A shot of expansin alters leaf shape.


To grow a new leaf, a plant just needs to relax—its cell wall, that is. This conclusion comes from a new study on the regulation of leaf formation. The authors report that a protein called expansin that loosens the cell wall also sparks the growth of normal leaves.

To stimulate expansin production within the meristem that makes new leaves, a group led by Andrew Fleming of the Swiss Federal Institute of Technology in Zurich, Switzerland, created transgenic tobacco plants in which the expansin gene was coupled to a tetracycline-dependent promoter. Induction of expansin expression caused a leaf to sprout at the site. As far as they could determine, the resulting leaves were normal internally and externally, says Fleming—unlike the results from a prior experiment in which dabbing expansin on nontransgenic plants produced only spindly growths.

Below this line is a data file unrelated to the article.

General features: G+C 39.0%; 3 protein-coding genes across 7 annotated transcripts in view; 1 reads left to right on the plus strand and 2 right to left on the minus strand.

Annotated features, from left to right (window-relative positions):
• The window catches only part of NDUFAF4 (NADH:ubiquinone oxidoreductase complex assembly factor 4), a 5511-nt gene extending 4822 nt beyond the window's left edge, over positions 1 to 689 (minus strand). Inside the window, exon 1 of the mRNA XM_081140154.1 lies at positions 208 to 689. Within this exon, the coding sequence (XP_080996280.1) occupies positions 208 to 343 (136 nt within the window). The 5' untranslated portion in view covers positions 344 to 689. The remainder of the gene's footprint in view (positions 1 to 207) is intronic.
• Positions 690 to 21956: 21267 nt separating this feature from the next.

The authors do not yet know how expansin relaxes the cell wall or how it triggers leaf formation. It may seem surprising that what seems like a small change could unleash a complex process like leaf development. However, says Fleming, the study lends credence to a much-debated hypothesis that cells are not only attuned to their chemical environment, but also to the forces that impinge upon them. “It's possible that the cell responds to the biophysical forces around it and can change its gene expression accordingly,” he says. ▪


Pien, S., et al.
Natl. Acad. Sci. USA. 98